About SolarResilient™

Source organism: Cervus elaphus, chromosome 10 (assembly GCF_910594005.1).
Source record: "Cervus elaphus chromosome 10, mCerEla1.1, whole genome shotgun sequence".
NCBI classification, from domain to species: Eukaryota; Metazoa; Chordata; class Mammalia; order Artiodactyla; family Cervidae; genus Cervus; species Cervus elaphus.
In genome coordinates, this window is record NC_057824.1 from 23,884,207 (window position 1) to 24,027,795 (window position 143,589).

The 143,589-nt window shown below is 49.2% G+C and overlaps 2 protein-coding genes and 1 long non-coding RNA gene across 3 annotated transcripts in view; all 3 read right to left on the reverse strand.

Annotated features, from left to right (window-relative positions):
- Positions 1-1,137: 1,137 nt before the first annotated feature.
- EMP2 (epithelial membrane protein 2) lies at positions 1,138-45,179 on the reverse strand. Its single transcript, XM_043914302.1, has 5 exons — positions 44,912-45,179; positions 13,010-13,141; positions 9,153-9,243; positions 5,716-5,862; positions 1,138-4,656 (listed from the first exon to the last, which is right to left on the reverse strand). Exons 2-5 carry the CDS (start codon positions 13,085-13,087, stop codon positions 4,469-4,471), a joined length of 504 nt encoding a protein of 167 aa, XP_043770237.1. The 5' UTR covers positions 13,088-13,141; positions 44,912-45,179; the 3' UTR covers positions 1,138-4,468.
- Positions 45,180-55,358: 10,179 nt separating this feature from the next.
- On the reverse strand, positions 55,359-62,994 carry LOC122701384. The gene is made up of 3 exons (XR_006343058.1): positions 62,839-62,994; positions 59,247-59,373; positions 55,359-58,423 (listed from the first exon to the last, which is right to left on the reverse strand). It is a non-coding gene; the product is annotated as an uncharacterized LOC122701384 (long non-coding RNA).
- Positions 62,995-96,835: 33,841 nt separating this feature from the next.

<p>Disasters such as floods, wildfires, tornados, earthquakes, storms, and hurricanes can cause severe damage to the electric power grid. To keep a building running to serve as a shelter or evacuation facility during a power outage, resilience planning is essential. Typically diesel generators are installed to provide back-up power, but such systems have some major drawbacks. For example, they do not provide any benefits during normal operation, they utilize fossil fuel and thereby emit carbon, and most importantly &ndash; they can only operate until the diesel tank is empty. Using a system of photovoltaic (PV) arrays combined with battery storage, can be a more sustainable solution.&nbsp;</p> <p>The intent of the SolarResilient tool is to provide building owners and managers with an estimation of what PV and battery capacities are needed to provide desired resilience. The recommended capacities are translated into required roof top and parking lot area for the PV array, and basement or garage space for the battery system. This gives the user an idea of what system sizes are feasible for their building.&nbsp;</p> <p>Please note that this tool should only be used for high-level estimation of required system sizes, and is not suitable to use as basis for any system design. The tool does not provide an economic analysis. We recommend that should you be interested in taking the design further, you undertake a detailed feasibility study for your building and work with vendors to determine costing and economic analysis.</p>